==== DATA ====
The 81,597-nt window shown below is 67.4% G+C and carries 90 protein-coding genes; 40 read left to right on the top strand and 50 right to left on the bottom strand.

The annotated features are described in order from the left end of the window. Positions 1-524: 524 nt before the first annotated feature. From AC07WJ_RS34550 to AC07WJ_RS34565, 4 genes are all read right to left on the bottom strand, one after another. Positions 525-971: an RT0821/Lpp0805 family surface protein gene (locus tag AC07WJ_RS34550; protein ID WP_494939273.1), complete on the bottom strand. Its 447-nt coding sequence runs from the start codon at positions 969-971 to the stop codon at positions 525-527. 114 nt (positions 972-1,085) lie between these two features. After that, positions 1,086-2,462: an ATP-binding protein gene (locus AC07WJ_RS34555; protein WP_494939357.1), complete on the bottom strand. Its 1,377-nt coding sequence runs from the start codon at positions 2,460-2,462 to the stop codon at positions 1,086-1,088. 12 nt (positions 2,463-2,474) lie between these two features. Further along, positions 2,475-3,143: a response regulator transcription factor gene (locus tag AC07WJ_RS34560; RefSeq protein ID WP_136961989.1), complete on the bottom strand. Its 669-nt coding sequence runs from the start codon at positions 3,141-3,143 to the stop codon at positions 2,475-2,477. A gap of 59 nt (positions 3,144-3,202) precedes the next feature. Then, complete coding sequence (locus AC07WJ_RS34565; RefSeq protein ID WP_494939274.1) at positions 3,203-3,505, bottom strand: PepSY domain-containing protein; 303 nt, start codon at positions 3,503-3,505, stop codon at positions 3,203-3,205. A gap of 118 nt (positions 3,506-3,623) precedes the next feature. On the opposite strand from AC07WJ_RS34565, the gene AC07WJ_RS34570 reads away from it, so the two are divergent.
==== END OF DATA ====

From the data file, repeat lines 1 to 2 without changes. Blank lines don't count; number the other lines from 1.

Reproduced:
The 81,597-nt window shown below is 67.4% G+C and carries 90 protein-coding genes; 40 read left to right on the top strand and 50 right to left on the bottom strand.

The annotated features are described in order from the left end of the window. Positions 1-524: 524 nt before the first annotated feature. From AC07WJ_RS34550 to AC07WJ_RS34565, 4 genes are all read right to left on the bottom strand, one after another. Positions 525-971: an RT0821/Lpp0805 family surface protein gene (locus tag AC07WJ_RS34550; protein ID WP_494939273.1), complete on the bottom strand. Its 447-nt coding sequence runs from the start codon at positions 969-971 to the stop codon at positions 525-527. 114 nt (positions 972-1,085) lie between these two features. After that, positions 1,086-2,462: an ATP-binding protein gene (locus AC07WJ_RS34555; protein WP_494939357.1), complete on the bottom strand. Its 1,377-nt coding sequence runs from the start codon at positions 2,460-2,462 to the stop codon at positions 1,086-1,088. 12 nt (positions 2,463-2,474) lie between these two features. Further along, positions 2,475-3,143: a response regulator transcription factor gene (locus tag AC07WJ_RS34560; RefSeq protein ID WP_136961989.1), complete on the bottom strand. Its 669-nt coding sequence runs from the start codon at positions 3,141-3,143 to the stop codon at positions 2,475-2,477. A gap of 59 nt (positions 3,144-3,202) precedes the next feature. Then, complete coding sequence (locus AC07WJ_RS34565; RefSeq protein ID WP_494939274.1) at positions 3,203-3,505, bottom strand: PepSY domain-containing protein; 303 nt, start codon at positions 3,503-3,505, stop codon at positions 3,203-3,205. A gap of 118 nt (positions 3,506-3,623) precedes the next feature. On the opposite strand from AC07WJ_RS34565, the gene AC07WJ_RS34570 reads away from it, so the two are divergent.